November 2, 2013 Comments

On Friday the S&P 500 was up 0.3% and Toronto was down 0.2%.

Stantec was up another 5.7% and is now up a total of 65% this year making it the best performing stock on our list this year.

Berkshire Hathaway is updated and rated (lower) Buy at $115.27.

Berkshire is so huge that it is unlikely to provide an outstanding return. It should do okay and occasionally when it becomes more under-valued it can be a great investment. And right now it is probably a reasonable investment.

I follow Berkshire for what it (i.e. Warren Buffett) can teach me about investing in general.

An interesting point is that of Berkshire’s $458 billion in assets, and despite the fact that Berkshire is known for its huge investment portfolio, almost none is invested in U.S. Treasury BONDS. It has a large investment in U.S. Treasury bills which is where it keeps most of its cash and cash equivalents. But there is  a grand total of just $2.5 billion (0.5% of the assets) invested in U.S. Treasury bonds. This is an especially low figure when you consider that most U.S. insurance companies keep a large portion of their assets in U.S. government bonds. Berkshire has only 6% of its assets in fixed income of any kind. This compares to 23% of assets in equity securities. Most of Berkshire’s assets are invested in wholly owned businesses. Of this 6% invested in fixed maturity investments, most has a term of five years or less and very little has a term of over ten years. Buffett has said that long term bonds are a terrible investment at this time. He practices what he preaches (and also preaches what he practices).

Conventional advice is to always have a significant exposure to fixed income. However, keep in mind that not all fixed income is created equal. Most fixed income investments such as medium and especially long term bonds may be fixed income but they are not, by any means, fixed in market value. To the extent that preferred shares are considered fixed income, they often behave very much like long-term bonds, they are in no way fixed in market value. (Shorter term preferred shares with much lower yields may be relatively fixed in value).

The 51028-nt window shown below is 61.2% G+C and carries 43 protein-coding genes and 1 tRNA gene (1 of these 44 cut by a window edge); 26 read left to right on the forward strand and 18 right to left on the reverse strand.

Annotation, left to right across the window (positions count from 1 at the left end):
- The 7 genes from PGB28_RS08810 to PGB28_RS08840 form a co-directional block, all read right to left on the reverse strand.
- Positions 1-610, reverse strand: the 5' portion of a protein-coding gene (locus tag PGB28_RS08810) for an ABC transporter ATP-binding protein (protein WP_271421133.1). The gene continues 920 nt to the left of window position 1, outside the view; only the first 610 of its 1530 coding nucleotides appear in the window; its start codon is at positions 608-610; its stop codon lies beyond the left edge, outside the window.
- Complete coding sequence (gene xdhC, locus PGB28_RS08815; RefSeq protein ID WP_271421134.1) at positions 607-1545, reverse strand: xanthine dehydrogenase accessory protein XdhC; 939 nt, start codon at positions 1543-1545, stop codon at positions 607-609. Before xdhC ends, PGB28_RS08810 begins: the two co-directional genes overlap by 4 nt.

Also keep in mind that the three main asset classes are, cash, fixed income and equities. Dividend paying stocks should be considered to be in the equity category even though they pay an income. Preferred shares are something of a hybrid but should probably be considered to be fixed income. Preffered shares are unlike bonds in that they may never mature and that makes them far different than bonds.

If Buffett is right (and it’s ALWAYS wise to assume that he is) then it would be wise to keep fixed income investments to the shorter maturity and to favor preffered shares over bonds. Personally I have been content to hold more cash than usual and in some ways that is in lieu of fixed income. Cash in my investment accounts pays up to 1.25% in accounts like TDB8150 (see list above), although most of my cash pays me nothing at all. Cash (the portion that pays nothing) gives me instant availability in case I wish to purchase stocks. Cash and deposit accounts provide complete stability since they do not decline in value if interest rates rise.  To my mind those advantages outweigh the tiny extra return I could get by holding fixed maturity investments in the two to five year range. Many preferred shares pay substantially higher interest rates but those that do (perpetual preferred shares) would fall in value if interest rates rise. I consider preferred  shares to be an alternative to equity investments and not an alternative to fixed maturity / cash investments.

At this time (of record low yields) I would avoid bonds and avoid perpetual preferred shares. For income I would favor higher dividend paying equities or simply selling down equities as cash is needed. For the portfolio stability features that bonds are often meant to provide I would prefer cash and deposit accounts. Regarding preferred shares an exception might be if the tax advantages were important, for example where they are held in a taxable account and especially if a lack of other income can result in substantial preferred share income at a low tax rate. I simply see no place at all for long-term bonds at this time.